2013 DWAA nomination for ‘Excellence in Single Blog Post’
Out of all of the things that I am, all of the hats that I wear, being a mother to my children and animals is first and foremost.
I have been raising babies, children, and now teenagers, with our puppies and dogs, for almost a decade and a half. This is my reality every day, and I love it. It is my source of everything great in my life, what keeps me grounded.
For the most part, the human part of our home lives conflict free. HA! My kids are sleeping right now but would so argue this point! I choose to not wake them and will go with my version.
For the most part, the animal side of our home is even more conflict free. We have never had growling, pushing, or posturing with our dogs in our home. Honestly, I have a lot of respect for their ‘conflict resolution’ style of living. It is admirable, impressive, and truly a great model to live by. And our dogs are all VERY high drive working border collies, no couch potatoes in this home.
As for our children and dogs interacting and living together, we have never had one altercation, or moment of distress. And this isn’t because we are magical in our household, but rather we live with meticulous management, which is a great deal of effort, but worth it.
Love and respect flows between our dogs and kids, freely. This was my goal from the beginning, and again, there is a great deal of work on my part to keep the peace, and again, it is worth it.
So with a very clear understanding that all households are different, everyone has a different flow, pattern, style, beliefs, and way of living, here are my Top 10 tips for keeping the peace with children and puppies.
- Do you have the time? – Even if your kids are begging, pleading and making crazy promises to clean the house forever, only consider getting a puppy if you want a dog for an average of 15 years or so. The novelty wears off for children fairly quickly, especially when the puppy starts the normal and predictable, nipping, chasing ankles, barking, and chewing the heads off of Barbies. Whoever pays for the puppy, pays the veterinary bills, and buys the food is the true owner, guardian and caretaker of the puppy. Make sure you have the time and desire.
- Be Realistic – Choose a puppy that is the best fit for your household with your children. Please read that sentence over and over again, I cannot emphasize this enough. Look at the breed descriptions, activity level, shedding, potential allergy problems, and size. If part of the breed description says “great family dog, relaxed and easy”, just know that is the ‘adult’ dog description of that breed, and most likely will not be achieved or witnessed for years. Puppies are generally boisterous, playful, mouthy, scampy, curious, and adventurous, until they fall asleep. Also, if you ever plan on having play dates with your children’s friends at your home, or having a social life of your own, please stay away from the powerful guardian breeds. I don’t care what anyone says, I have seen too many doors that were turned into kindling by guardian breeds of well intentioned families, who had no idea that there dog would guard them from everything.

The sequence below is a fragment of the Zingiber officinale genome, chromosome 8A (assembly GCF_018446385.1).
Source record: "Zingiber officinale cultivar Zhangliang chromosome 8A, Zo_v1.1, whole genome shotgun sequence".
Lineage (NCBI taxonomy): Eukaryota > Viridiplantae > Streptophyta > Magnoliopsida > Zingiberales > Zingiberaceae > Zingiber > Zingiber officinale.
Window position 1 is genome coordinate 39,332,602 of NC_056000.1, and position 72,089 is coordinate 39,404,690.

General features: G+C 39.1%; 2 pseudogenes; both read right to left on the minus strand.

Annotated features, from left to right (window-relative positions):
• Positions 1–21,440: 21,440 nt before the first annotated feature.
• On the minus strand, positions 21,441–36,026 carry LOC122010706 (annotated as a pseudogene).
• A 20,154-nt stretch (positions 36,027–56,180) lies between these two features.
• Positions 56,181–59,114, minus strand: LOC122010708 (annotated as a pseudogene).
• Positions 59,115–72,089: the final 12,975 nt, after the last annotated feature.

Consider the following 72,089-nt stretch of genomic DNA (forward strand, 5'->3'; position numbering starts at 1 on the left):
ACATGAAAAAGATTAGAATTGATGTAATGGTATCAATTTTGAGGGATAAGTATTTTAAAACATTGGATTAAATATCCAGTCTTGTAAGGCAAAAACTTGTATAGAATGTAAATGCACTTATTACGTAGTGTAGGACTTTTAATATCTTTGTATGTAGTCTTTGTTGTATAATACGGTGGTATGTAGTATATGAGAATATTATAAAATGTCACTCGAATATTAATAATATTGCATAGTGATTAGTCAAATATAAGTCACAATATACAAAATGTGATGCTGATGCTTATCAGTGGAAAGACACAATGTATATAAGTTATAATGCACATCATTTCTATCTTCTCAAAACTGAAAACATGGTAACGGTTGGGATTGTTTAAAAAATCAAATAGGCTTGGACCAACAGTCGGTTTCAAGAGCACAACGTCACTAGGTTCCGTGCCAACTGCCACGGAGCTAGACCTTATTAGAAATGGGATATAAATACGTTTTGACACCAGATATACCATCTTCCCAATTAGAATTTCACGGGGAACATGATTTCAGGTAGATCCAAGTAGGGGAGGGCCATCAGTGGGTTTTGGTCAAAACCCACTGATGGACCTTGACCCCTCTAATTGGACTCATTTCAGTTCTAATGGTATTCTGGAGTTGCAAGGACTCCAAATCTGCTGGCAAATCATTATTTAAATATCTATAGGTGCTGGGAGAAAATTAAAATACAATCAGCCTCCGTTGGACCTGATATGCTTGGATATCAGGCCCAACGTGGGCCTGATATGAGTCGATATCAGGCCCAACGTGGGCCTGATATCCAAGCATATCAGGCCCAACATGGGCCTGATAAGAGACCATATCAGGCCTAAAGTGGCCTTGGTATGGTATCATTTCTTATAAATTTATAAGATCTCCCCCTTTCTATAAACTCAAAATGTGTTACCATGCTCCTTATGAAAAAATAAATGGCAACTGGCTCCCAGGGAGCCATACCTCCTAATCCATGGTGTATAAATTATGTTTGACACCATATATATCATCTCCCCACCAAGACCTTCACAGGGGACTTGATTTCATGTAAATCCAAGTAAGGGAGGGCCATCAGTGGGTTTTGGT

- Preparing the home – Much like baby proofing a home, you need to puppy proof your home too. The big difference is that puppies are much faster, have four legs, and sharp puppy teeth. If you don’t want it chewed, pick it up and put it away! If your children are use to leaving toys out and about, you might want to consider off the floor organizer boxes. If you leave your shoes by the front door you might want to invest in an off the floor rack, or leaving them on the outside of your door. If you don’t want your puppy to chew on your children’s toys, socks, or underpants, than you have to help your children learn, and teach them how to put things away as part of good management. You cannot scream or yell at a puppy for chewing on something, if it was your fault for leaving it down. This isn’t a one time deal, in fact sometimes it is a 100 times a day deal, but it helps with success. Whoever created the ‘Calgon Take Me Away’ slogan, had children and a puppy!
- Respect – It is super important to talk with your children, as soon as you can, that puppies are living, sentient beings. They are not toys, they are not for folly, they are beings we share the planet with. If you want your puppy to grow into an adult dog that you can trust around your children, then your children need to be respectful, thoughtful, and trust worthy during the puppy stages. No grabbing, rushing, chasing, pulling, riding (dear god), rough housing, or teasing (especially with food). In my opinion, I do not direct children to puppies, or puppies to children. I do not force interactions, and purposefully get them to play together. Young humans, and young canines play differently. Creating a ‘parallel’ household where they can feel free to do their own things independent of each other, come up and say hello kindly, but then choose the adults for the focus. This is a respectful household. Children and puppies, will learn about each other over time, they don’t need to be in each others faces, or directed towards each other.
- No Baby Sitting – Please do not, even accidentally, ask your children to watch the puppy, or put the puppy in the position of watching the children. Children are not fully developed human beings, their brain and decision making capabilities are not mature yet. In other words, they don’t always make great choices without adult supervision. Puppies are also not fully developed in the decision making department, and if they are pressed they will generally make a decision based on what they can accomplish with their paws or their jaws. If you put a child or puppy in the position to make an adult decision, they will generally fail and remind you they are children and puppies, and it may not go really well for you. Safety means adult supervision all of the time, period. It’s a lot of work for the parents, I know this, but the pay off will be happy humans, happy dogs, and no altercations.